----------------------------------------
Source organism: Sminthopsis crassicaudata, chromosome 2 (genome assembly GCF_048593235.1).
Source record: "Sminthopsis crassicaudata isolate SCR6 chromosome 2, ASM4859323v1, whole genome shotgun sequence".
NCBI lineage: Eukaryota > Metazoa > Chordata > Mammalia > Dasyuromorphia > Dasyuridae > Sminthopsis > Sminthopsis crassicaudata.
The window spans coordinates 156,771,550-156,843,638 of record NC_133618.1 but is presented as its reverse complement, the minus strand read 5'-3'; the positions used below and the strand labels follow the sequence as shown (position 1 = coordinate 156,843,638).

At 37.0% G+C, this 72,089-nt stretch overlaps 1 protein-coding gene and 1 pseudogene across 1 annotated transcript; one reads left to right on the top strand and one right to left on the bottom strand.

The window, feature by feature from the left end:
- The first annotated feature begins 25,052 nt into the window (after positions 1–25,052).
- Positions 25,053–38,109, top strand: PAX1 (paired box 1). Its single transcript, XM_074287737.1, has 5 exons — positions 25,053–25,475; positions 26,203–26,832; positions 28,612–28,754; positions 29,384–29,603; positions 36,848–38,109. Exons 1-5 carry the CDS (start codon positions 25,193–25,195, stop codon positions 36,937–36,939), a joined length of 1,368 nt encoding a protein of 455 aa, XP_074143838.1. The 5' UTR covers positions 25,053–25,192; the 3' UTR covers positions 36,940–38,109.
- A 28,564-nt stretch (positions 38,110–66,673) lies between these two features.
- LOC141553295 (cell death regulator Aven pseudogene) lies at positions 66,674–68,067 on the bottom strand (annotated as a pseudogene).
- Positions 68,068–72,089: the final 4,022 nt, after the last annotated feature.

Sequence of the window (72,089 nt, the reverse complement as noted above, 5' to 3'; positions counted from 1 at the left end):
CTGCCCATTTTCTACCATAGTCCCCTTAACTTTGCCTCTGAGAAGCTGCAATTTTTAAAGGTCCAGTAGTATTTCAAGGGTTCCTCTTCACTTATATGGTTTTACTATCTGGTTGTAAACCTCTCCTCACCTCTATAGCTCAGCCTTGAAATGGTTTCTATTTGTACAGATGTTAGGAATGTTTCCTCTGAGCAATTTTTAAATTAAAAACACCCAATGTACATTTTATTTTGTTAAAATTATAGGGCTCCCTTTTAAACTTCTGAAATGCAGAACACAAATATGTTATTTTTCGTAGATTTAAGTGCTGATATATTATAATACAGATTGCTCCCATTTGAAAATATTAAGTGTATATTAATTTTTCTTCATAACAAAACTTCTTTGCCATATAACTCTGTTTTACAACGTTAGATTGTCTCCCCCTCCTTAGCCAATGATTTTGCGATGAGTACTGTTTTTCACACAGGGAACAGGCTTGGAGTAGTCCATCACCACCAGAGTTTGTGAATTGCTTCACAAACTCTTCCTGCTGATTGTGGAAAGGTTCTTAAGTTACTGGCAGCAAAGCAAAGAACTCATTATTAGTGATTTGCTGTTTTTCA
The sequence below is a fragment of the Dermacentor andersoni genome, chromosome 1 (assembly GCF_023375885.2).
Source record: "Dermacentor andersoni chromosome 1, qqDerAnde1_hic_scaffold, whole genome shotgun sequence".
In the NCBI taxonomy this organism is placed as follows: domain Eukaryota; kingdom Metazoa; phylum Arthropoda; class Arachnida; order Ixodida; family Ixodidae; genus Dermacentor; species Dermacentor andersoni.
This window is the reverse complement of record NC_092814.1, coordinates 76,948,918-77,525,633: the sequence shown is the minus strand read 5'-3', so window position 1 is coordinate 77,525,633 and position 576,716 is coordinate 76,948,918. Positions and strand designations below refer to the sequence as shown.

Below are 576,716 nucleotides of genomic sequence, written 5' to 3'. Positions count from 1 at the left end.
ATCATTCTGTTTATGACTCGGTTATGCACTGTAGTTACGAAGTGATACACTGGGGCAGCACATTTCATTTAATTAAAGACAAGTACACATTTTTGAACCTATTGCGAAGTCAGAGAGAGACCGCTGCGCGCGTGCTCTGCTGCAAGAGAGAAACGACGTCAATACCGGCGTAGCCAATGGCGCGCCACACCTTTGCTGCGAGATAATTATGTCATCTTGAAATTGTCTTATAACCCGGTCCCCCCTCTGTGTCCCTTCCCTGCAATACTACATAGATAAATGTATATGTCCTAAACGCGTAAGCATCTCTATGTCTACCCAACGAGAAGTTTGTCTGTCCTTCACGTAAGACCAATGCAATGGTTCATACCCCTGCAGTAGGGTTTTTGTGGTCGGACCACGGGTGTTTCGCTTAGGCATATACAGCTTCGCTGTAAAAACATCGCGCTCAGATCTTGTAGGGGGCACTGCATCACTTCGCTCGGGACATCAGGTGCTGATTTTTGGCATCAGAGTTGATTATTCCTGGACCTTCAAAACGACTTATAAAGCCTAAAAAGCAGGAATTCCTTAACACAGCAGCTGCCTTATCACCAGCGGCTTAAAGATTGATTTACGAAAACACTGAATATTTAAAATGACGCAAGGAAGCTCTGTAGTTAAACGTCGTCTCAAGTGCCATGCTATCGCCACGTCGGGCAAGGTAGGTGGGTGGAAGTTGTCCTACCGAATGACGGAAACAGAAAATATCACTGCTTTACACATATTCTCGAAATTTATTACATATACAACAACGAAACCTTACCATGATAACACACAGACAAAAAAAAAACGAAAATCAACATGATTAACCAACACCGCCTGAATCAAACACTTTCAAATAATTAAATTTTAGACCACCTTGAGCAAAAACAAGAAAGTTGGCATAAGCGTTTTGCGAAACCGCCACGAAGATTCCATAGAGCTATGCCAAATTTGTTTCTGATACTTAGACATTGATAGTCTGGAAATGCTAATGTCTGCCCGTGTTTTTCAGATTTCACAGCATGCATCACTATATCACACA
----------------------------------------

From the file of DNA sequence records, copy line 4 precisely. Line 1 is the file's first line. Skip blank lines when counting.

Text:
The window spans coordinates 156,771,550-156,843,638 of record NC_133618.1 but is presented as its reverse complement, the minus strand read 5'-3'; the positions used below and the strand labels follow the sequence as shown (position 1 = coordinate 156,843,638).